Fungus Strikes Bat Species in Five States

ASHEVILLE, N.C., April 14 (UPI) — U.S. scientists say they’ve identified a deadly fungus that’s threatening nine bat species in Georgia, Kentucky, North Carolina, South Carolina and Tennessee.

Officials at the USDA’s Southern Research Station in Asheville, N.C., said the fungus — called white-nose syndrome — kills bats that hibernate in caves and mines.


“In the five states where most of my research has centered, little-brown bats and Indiana bats are among the most threatened by WNS — meaning their populations could either be seriously decimated or become extinct,” USDA research ecologist Susan Loeb said. “Historically, little-brown bats were quite common, but the species appears to be especially susceptible to the fungus and is being hit hard in the states where WNS has taken hold. While populations of the federally endangered Indiana bat showed signs of rebounding in recent years, those gains may soon be negated by white-nose syndrome.”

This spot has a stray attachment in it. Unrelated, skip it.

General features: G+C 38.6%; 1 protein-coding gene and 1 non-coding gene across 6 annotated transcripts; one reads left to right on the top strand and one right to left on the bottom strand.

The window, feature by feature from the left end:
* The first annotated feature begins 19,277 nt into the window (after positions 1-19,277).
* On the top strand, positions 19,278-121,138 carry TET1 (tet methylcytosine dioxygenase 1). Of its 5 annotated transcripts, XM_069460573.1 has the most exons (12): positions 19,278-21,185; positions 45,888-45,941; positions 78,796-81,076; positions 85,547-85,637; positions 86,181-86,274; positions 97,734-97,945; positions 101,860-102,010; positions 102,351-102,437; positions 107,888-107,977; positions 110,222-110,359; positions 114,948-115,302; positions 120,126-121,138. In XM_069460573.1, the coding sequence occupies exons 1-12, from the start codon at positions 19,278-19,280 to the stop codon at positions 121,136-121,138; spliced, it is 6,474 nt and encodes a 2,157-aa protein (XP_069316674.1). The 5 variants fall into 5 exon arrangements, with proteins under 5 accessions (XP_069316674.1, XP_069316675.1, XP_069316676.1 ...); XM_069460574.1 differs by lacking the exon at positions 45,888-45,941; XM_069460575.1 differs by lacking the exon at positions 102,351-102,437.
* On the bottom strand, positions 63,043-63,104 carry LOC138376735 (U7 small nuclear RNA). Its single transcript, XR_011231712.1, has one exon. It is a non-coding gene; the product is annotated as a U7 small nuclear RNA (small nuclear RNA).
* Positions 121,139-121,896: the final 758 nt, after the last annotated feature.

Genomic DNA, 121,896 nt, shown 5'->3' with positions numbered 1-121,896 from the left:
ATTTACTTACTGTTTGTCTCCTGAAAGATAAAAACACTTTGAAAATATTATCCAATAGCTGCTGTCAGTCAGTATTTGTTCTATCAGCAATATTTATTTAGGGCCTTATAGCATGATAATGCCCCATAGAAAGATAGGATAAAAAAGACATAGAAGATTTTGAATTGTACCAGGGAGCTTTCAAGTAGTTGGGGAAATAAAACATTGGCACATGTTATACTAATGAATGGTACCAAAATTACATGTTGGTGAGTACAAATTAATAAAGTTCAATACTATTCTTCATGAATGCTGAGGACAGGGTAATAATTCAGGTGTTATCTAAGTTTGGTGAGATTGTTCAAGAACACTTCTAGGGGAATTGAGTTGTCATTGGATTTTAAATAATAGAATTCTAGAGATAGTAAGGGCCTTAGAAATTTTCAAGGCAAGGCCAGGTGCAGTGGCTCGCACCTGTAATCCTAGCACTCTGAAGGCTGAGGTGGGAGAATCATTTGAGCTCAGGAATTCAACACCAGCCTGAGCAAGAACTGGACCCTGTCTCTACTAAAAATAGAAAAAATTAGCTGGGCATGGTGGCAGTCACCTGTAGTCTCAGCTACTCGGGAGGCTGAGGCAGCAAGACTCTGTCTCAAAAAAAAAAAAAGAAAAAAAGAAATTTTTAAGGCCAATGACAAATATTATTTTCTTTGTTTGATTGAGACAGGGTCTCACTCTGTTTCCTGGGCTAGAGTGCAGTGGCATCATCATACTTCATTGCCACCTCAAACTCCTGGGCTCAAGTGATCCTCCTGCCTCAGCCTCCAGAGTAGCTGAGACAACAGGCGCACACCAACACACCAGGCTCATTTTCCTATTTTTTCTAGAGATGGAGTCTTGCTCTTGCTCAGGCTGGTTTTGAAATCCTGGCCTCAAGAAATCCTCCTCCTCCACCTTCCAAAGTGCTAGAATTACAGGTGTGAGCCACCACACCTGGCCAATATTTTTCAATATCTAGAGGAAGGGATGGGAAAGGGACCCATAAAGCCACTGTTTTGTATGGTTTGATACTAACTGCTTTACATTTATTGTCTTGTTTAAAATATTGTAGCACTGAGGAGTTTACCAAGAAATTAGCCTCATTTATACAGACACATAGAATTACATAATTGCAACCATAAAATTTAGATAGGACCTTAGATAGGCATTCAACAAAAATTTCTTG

Loeb said she is also concerned the fungus will have serious effects on populations of small-footed bats, northern long-eared bats and Eastern pipistrelles, either because of their small populations, their susceptibility to the disease or both. Other species that could be infected are the Virginia big-eared bat, Rafinesque’s big-eared bat, the gray bat and the southeastern bat.

So far, WNS is confirmed in Connecticut, Maryland, Massachusetts, New Hampshire, New Jersey, New York, Pennsylvania, Vermont, Virginia, West Virginia and Tennessee. The disease is also confirmed in Canada.

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